Highlander in Her Bed is the sort of romance novel that, by intention, strains credibility at every turn. The principles are an American woman, Mara McDougall – who, despite having no Scottish relations, inherits a Scottish castle – and a seven-hundred-year-old Scottish ghost, Alex Douglas. The conflict is obvious and immediate, as is the catch: A ghost, unlike his undead brethren, lacks a corporeal body, and something, most likely something implausible, needs to happen to ensure the hero and heroine jaunt off to their happily ever after. A bit of poof or smoke and mirrors needs to be employed so that the ghost is alive again or, at least, just solid flesh. One of the most exciting aspects of romance is the willingness of the authors who work within the genre to take on a premise that doesn’t even hope to be believable. Every once in a while there is a rather spectacular payoff for the risk. Usually such success is the result of grounding an otherwise unbelievable premise –The Black Dagger Brotherhood comes to mind – but here, with Highlander in Her Bed, Allie MacKay didn’t take that route, instead she went for the might-as-well-hemorrhage-believability-at-every-turn path and the result is only spectacular in the train wreck sense of the word.
I’m going to confess yet another reviewer secret: it’s the medium books that are the hardest. Loving a book is easy. Hating a book is pure reviewer joy. Enjoying a book for all the wrong reasons is a delight. But the lukewarm books are killer.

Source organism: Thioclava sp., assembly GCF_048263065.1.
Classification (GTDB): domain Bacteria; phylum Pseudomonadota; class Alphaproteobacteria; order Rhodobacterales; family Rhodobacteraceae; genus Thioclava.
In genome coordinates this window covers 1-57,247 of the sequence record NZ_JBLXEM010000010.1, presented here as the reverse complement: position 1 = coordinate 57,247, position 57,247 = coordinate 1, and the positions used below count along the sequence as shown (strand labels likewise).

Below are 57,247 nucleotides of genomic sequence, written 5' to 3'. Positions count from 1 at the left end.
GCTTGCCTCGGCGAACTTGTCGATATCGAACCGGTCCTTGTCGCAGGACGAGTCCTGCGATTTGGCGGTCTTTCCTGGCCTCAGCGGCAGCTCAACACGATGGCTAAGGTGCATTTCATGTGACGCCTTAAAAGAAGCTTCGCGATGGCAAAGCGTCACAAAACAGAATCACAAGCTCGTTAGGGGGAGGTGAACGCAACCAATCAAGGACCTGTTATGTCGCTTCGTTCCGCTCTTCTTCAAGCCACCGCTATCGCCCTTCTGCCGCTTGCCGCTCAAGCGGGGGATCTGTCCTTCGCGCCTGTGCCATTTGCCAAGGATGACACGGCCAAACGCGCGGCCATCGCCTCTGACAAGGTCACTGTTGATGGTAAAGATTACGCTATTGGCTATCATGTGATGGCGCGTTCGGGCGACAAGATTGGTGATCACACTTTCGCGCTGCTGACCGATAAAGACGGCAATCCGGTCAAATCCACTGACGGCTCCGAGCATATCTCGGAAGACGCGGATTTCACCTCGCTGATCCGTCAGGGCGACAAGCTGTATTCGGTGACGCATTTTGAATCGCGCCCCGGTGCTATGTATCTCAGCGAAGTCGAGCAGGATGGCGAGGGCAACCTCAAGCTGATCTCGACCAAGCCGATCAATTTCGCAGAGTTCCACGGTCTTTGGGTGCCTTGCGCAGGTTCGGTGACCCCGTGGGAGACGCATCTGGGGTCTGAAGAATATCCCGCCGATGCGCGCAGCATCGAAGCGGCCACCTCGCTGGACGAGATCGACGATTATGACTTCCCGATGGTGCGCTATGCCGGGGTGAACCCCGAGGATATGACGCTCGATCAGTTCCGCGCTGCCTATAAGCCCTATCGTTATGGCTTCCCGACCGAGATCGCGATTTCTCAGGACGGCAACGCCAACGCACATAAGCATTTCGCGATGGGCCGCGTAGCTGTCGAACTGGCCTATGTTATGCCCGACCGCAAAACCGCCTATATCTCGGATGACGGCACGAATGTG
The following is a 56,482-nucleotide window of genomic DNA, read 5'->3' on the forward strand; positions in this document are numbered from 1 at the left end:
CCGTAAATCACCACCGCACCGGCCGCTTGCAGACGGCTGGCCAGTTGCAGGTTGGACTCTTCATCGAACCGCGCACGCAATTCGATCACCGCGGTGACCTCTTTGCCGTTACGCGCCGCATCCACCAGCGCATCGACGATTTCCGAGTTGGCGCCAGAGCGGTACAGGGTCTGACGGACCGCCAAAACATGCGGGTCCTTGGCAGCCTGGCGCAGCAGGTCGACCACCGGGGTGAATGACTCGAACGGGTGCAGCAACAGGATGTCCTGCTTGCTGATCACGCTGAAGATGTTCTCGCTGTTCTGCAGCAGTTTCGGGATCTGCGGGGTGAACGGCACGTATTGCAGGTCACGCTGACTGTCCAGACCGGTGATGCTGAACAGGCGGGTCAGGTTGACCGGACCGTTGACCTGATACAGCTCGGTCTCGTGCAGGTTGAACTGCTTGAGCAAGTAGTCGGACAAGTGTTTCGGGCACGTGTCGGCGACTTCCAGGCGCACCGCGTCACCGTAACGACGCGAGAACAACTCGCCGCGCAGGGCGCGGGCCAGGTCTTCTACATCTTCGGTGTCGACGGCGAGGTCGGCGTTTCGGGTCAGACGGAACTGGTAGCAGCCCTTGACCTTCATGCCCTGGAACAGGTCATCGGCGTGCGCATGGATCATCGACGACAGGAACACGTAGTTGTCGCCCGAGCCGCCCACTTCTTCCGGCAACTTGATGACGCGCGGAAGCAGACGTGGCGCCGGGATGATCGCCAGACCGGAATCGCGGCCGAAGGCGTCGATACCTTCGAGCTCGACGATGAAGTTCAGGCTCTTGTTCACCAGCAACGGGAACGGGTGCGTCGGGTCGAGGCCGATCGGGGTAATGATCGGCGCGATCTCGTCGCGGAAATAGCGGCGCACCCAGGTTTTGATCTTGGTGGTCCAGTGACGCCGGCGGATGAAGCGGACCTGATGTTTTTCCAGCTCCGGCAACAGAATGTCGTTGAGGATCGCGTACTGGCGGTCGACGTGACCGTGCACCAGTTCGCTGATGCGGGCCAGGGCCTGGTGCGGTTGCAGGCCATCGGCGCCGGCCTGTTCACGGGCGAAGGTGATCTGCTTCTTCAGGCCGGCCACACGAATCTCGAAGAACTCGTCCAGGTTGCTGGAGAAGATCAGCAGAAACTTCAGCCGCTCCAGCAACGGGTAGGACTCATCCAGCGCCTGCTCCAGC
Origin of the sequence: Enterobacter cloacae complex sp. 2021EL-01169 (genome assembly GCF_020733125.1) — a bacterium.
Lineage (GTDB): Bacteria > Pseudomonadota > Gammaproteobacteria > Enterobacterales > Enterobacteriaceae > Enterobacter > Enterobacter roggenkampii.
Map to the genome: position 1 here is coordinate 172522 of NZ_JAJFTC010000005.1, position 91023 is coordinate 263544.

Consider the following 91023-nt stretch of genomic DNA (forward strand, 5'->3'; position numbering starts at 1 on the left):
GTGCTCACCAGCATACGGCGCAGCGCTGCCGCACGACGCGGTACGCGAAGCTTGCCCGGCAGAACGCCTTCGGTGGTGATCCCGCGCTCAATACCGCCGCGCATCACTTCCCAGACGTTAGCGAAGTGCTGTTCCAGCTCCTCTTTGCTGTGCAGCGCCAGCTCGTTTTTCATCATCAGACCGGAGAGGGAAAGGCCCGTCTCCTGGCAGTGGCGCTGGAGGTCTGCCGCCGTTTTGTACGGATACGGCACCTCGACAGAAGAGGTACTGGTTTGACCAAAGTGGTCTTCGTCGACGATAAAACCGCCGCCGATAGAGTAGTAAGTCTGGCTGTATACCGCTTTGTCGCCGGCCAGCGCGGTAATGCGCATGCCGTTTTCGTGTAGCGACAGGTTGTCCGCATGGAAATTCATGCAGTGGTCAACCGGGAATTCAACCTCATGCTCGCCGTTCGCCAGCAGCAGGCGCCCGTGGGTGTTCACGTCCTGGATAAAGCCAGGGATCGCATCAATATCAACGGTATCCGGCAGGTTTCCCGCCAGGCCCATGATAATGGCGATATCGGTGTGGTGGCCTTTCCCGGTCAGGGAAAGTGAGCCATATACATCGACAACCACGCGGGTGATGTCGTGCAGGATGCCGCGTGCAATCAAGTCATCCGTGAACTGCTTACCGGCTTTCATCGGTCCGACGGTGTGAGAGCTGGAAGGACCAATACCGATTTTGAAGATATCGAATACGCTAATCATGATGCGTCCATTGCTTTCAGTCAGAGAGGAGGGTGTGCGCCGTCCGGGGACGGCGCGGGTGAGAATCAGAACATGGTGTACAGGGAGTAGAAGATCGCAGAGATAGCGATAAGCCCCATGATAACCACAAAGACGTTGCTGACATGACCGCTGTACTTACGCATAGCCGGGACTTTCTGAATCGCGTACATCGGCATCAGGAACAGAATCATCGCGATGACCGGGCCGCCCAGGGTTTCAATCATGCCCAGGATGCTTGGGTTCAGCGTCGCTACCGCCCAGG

This is my second go-round with Rachel Gibson’s True Confessions, and it’s almost weird that my second reaction largely mirrors the first: I had a good time, but not enough to remember it a year from now. Which is a shame, because this time, as I read, I kept thinking, “Man, she’s a good writer.”
Category romance is the literary equivalent of tract housing. The units line up, one after the other, in perfectly matched symmetry, completely known and quantifiable. And, certainly, there is no reason to fault category for succeeding in doing exactly what it sets out to do: offering the reader the comfort of sameness and the certainty that what is expected will be delivered upon. But, all too often the trade off that comes with this familiarity is a lack of originality. It would seem the plots points of category romances have the same limitations as three bedroom two bath ranch homes in that there are only so many ways the principle elements come together and remain true to the original intention. In both cases what’s so easily jettisoned to form is creativity.